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The Geopolitics of Oil and Gas

Seen from the Pacific Ocean, the world map shows the 21st century's two superpowers: the Unites States and China.
Seen from the Pacific Ocean, the world map shows the 21st century's two superpowers: the Unites States and China. © THINKSTOCK

The world order is changing as factors such as China's rise, the U.S. shale gas revolution and the growing importance of climate change in international relations rewrite the geopolitics of energy and shift the global balance of power. This is just the latest twist in an already long saga in which energy issues intertwine with politics and war.

La nouvelle carte du monde de l’énergie

Energy plays a unique role on the world stage, guaranteeing military strength, economic development, transportation of people and goods, and social well-being. The price of energy, and oil and gas in particular, is set by the global interplay of supply and demand. For many oil and gas producing nations, it has become such a vital part of their economy that it wields a decisive influence on politics. And in recent decades, people worldwide have woken up to the fact that energy also impacts another key issue: climate change.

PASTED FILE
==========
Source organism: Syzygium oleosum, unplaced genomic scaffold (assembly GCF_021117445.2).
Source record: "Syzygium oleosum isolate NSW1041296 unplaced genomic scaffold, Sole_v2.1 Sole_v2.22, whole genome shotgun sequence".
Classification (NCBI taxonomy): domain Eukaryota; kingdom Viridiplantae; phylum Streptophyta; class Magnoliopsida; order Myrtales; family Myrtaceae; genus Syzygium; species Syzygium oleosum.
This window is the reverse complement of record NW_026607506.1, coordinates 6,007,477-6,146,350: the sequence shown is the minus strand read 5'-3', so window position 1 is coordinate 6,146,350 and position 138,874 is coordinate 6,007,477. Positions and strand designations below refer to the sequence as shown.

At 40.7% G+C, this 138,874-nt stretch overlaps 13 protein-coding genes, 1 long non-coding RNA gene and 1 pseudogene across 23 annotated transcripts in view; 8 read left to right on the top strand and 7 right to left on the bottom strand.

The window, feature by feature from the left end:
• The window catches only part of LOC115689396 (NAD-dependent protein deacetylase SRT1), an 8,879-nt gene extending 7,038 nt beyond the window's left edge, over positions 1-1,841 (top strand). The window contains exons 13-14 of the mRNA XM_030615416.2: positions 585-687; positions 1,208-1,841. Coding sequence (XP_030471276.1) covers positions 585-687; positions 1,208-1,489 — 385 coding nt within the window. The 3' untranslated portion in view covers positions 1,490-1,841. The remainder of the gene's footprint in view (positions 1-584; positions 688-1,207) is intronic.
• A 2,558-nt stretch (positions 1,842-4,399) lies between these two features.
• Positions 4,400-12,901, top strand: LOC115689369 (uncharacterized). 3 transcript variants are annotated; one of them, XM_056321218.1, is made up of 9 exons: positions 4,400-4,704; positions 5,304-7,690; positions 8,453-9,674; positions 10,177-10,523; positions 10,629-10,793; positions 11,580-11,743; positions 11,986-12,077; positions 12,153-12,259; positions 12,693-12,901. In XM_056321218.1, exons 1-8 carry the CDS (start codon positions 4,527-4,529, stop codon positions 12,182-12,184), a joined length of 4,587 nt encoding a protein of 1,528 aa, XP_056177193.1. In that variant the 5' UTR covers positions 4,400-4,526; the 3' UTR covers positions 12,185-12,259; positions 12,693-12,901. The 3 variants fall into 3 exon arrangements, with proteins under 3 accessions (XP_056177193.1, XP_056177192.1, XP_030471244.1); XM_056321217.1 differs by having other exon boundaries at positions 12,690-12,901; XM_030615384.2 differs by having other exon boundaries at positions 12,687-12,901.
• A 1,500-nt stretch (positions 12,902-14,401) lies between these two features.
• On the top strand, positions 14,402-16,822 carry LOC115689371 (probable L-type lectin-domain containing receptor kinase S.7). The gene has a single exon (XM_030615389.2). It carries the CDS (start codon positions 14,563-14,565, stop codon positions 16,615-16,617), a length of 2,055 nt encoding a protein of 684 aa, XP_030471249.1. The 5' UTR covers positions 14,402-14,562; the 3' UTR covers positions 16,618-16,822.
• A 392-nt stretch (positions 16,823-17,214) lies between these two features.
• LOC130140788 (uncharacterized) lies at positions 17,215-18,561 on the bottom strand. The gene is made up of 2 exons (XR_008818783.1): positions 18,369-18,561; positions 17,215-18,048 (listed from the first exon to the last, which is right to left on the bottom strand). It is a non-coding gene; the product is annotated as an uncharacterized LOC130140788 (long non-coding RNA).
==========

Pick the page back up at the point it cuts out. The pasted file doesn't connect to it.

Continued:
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40 ans de géopolitique du pétrole et du gaz

The oil and gas markets are intrinsically linked to political and military developments worldwide, with trends influenced by such events as the wars in the Middle East, the Asian and subprime crises and political upheaval in oil and gas producing regions. The major milestones from 1973 to today are described below.

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La « révolution » américaine des hydrocarbures de schiste

The shale oilRefers to liquid hydrocarbons extracted from oil shale (see definition) by heating, pyrolysis or hydrogenation. and gas revolution that began in 2007 in the United States has profoundly altered the world energy landscape and could have a lasting impact on global geopolitics.

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